It’s been… read more

Machines will achieve human-level intelligence in the 2028 to 2150 range: poll

April 26, 2011

Probability density of human-level AI by date -- the blue represents skew Gaussian fits, the red represents triangular fits.(credit: Anders Sandberg)

Machines will achieve human-level intelligence by 2028 (median estimate: 10% chance), by 2050 (median estimate: 50% chance), or by 2150 (median estimate: 90% chance), according to an informal poll at the Future of Humanity Institute (FHI) Winter Intelligence conference on machine intelligence in January.

“Human‐level machine intelligence, whether due to a de novo AGI (artificial general intelligence) or biologically inspired/emulated systems, has a macroscopic probability to occurring… read more

A 360-degree view of the world

Paranoids alert
December 13, 2012

FlyViz

Have you ever dreamed of having eyes in the back of your head?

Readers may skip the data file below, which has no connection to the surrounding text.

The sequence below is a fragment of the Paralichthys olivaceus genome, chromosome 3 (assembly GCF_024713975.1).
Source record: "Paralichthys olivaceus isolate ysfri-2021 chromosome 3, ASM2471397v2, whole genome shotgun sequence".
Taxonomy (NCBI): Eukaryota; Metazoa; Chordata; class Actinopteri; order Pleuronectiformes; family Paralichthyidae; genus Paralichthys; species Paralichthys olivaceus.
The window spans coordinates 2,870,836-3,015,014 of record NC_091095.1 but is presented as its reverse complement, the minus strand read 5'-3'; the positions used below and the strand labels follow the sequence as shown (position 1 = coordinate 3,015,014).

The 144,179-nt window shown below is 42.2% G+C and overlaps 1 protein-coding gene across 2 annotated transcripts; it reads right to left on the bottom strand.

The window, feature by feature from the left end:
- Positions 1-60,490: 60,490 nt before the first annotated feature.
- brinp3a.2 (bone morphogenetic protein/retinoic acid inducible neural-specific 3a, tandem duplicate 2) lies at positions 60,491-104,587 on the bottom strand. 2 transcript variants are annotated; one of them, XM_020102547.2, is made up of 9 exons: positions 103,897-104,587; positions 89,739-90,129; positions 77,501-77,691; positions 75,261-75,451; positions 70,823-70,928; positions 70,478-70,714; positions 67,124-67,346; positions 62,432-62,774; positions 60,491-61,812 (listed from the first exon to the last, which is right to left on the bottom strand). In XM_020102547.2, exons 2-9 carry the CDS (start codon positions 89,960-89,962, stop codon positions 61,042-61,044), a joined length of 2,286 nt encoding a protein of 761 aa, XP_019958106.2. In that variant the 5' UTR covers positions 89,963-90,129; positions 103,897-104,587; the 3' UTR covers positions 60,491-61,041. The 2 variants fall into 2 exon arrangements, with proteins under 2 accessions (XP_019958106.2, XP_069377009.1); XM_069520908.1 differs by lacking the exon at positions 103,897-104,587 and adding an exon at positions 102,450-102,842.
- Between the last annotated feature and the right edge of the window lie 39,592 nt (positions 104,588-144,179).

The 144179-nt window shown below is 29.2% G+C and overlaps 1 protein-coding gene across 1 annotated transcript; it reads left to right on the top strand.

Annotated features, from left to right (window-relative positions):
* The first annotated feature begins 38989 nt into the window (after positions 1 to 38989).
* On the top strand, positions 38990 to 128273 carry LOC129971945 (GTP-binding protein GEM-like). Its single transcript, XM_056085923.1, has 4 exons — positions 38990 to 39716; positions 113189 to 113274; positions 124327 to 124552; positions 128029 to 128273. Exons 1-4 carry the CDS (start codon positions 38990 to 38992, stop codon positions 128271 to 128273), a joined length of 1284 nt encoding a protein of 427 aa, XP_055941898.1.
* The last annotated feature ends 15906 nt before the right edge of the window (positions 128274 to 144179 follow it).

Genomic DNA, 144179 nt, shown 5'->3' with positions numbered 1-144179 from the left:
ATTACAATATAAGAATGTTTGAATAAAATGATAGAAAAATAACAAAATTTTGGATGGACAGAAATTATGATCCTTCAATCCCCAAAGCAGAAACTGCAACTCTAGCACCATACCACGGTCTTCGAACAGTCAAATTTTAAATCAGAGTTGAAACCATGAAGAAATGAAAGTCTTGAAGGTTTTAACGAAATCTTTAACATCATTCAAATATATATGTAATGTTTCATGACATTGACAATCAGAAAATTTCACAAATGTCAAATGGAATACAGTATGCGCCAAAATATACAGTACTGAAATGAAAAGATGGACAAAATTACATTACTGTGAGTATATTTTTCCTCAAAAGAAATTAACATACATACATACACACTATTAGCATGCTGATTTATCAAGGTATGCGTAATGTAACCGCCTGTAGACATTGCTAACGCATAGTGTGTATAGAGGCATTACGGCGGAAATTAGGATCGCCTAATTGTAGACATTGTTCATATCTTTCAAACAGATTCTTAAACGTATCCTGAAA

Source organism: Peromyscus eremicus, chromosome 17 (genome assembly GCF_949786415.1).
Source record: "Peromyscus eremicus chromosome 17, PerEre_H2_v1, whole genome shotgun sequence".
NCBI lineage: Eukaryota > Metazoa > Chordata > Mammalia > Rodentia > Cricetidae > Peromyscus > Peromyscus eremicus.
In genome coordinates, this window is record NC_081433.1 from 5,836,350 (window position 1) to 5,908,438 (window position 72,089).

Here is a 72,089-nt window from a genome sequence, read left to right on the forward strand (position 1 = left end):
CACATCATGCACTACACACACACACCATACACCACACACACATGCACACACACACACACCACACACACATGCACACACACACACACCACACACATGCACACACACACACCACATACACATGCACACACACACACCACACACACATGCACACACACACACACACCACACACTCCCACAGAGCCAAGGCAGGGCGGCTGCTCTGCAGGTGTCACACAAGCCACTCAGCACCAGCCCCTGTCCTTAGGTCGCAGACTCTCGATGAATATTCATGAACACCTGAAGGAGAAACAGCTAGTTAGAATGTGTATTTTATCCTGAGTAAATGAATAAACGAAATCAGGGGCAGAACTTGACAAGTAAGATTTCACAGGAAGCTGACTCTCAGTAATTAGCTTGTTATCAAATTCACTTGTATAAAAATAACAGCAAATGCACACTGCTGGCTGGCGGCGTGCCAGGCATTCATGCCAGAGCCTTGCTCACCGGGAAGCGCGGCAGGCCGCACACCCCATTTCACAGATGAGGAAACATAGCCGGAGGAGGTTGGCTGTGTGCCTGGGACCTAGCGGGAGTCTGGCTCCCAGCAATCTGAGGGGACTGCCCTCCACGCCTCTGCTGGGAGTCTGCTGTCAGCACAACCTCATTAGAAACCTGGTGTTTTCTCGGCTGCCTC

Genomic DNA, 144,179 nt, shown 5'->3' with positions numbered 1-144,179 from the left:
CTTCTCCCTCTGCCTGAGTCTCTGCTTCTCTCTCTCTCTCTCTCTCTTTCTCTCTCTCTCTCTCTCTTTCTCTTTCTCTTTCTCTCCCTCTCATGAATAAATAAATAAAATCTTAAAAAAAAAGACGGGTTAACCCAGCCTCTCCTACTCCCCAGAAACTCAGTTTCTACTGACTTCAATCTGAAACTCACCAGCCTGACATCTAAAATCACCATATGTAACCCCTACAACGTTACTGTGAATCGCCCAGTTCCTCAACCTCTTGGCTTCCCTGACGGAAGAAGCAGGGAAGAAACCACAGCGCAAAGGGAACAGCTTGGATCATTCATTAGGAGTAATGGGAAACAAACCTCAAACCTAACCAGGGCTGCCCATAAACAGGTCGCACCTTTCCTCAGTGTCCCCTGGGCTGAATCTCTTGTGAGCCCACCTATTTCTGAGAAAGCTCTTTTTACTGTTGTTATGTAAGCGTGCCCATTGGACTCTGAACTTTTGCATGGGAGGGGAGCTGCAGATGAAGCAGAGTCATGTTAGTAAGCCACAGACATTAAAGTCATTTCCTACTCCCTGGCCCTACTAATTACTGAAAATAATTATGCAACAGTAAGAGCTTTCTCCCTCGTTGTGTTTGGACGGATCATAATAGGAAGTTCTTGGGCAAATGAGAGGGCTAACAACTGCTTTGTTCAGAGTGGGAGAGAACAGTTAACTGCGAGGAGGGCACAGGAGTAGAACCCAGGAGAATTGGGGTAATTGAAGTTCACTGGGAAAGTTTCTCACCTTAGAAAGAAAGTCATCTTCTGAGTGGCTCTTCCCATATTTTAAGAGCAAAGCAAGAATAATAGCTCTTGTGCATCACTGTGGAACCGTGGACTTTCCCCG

Yeah, we haven’t either, but FlyVIZ, designed by French engineers, lets you experience a real-time 360° vision of your surroundings. It combines a panoramic image acquisition system (positioned on top of the your head) with a head-mounted display (HMD) and a laptop for transforming the fly-eye images in real time into something humans can… read more

A video game that teaches how to program in Java

April 10, 2013

One of the characters in the CodeSpells game environment (credit: UC San Diego)

CodeSpells, an immersive, first-person player video game designed to teach students in elementary to high school how to program in the popular Java language, has been developed by University of California, San Diego computer scientists.

The researchers tested the game on a group of 40 girls, ages 10 to 12, who had never been exposed to programming before. In just one hour of play, the girls… read more

New graphene-based supercapacitors rival lead-acid batteries

August 5, 2013

graphene_ionic_1

Monash University researchers have developed a completely new strategy to engineer graphene-based supercapacitors (SC), making them viable for widespread use in renewable energy storage, portable electronics and electric vehicles.

SCs are generally made of highly porous carbon impregnated with a liquid electrolyte to transport the electrical charge. Known for their almost indefinite lifespan and the ability to re-charge in seconds, the drawback of existing SCs… read more